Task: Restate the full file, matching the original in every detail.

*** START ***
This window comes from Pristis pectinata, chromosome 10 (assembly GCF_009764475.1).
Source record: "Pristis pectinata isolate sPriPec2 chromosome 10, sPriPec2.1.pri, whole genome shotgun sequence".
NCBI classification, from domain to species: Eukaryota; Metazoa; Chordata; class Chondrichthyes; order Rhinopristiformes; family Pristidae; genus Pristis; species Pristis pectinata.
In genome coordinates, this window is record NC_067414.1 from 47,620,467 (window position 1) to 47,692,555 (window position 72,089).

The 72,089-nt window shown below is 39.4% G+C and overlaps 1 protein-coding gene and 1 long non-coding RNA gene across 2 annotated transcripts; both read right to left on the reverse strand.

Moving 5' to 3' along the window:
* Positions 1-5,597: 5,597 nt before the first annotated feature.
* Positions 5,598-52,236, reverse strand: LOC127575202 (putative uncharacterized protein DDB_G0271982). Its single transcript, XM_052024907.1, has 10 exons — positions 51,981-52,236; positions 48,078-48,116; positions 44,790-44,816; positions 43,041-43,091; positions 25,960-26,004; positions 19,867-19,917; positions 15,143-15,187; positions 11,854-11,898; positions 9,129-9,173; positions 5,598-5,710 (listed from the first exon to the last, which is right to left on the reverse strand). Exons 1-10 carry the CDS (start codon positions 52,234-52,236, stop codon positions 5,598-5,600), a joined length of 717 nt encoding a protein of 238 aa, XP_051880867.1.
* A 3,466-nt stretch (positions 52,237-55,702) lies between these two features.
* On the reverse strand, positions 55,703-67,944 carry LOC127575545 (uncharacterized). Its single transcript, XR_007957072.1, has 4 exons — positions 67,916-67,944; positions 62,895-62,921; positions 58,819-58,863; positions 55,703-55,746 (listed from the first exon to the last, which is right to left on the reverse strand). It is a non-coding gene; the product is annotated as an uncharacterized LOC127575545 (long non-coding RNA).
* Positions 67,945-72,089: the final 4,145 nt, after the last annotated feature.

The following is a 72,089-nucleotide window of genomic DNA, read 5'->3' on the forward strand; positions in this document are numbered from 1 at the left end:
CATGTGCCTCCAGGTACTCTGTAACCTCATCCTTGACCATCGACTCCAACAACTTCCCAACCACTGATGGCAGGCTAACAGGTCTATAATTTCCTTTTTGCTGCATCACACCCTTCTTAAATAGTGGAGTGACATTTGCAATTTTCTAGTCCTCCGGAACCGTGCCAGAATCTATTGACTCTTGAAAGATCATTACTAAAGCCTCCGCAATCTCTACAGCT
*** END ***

This window comes from Pristis pectinata, chromosome 10 (assembly GCF_009764475.1).
Source record: "Pristis pectinata isolate sPriPec2 chromosome 10, sPriPec2.1.pri, whole genome shotgun sequence".
NCBI classification, from domain to species: Eukaryota; Metazoa; Chordata; class Chondrichthyes; order Rhinopristiformes; family Pristidae; genus Pristis; species Pristis pectinata.
In genome coordinates, this window is record NC_067414.1 from 47,620,467 (window position 1) to 47,692,555 (window position 72,089).

The 72,089-nt window shown below is 39.4% G+C and overlaps 1 protein-coding gene and 1 long non-coding RNA gene across 2 annotated transcripts; both read right to left on the reverse strand.

Moving 5' to 3' along the window:
* Positions 1-5,597: 5,597 nt before the first annotated feature.
* Positions 5,598-52,236, reverse strand: LOC127575202 (putative uncharacterized protein DDB_G0271982). Its single transcript, XM_052024907.1, has 10 exons — positions 51,981-52,236; positions 48,078-48,116; positions 44,790-44,816; positions 43,041-43,091; positions 25,960-26,004; positions 19,867-19,917; positions 15,143-15,187; positions 11,854-11,898; positions 9,129-9,173; positions 5,598-5,710 (listed from the first exon to the last, which is right to left on the reverse strand). Exons 1-10 carry the CDS (start codon positions 52,234-52,236, stop codon positions 5,598-5,600), a joined length of 717 nt encoding a protein of 238 aa, XP_051880867.1.
* A 3,466-nt stretch (positions 52,237-55,702) lies between these two features.
* On the reverse strand, positions 55,703-67,944 carry LOC127575545 (uncharacterized). Its single transcript, XR_007957072.1, has 4 exons — positions 67,916-67,944; positions 62,895-62,921; positions 58,819-58,863; positions 55,703-55,746 (listed from the first exon to the last, which is right to left on the reverse strand). It is a non-coding gene; the product is annotated as an uncharacterized LOC127575545 (long non-coding RNA).
* Positions 67,945-72,089: the final 4,145 nt, after the last annotated feature.

The following is a 72,089-nucleotide window of genomic DNA, read 5'->3' on the forward strand; positions in this document are numbered from 1 at the left end:
CATGTGCCTCCAGGTACTCTGTAACCTCATCCTTGACCATCGACTCCAACAACTTCCCAACCACTGATGGCAGGCTAACAGGTCTATAATTTCCTTTTTGCTGCATCACACCCTTCTTAAATAGTGGAGTGACATTTGCAATTTTCTAGTCCTCCGGAACCGTGCCAGAATCTATTGACTCTTGAAAGATCATTACTAAAGCCTCCGCAATCTCTACAGCT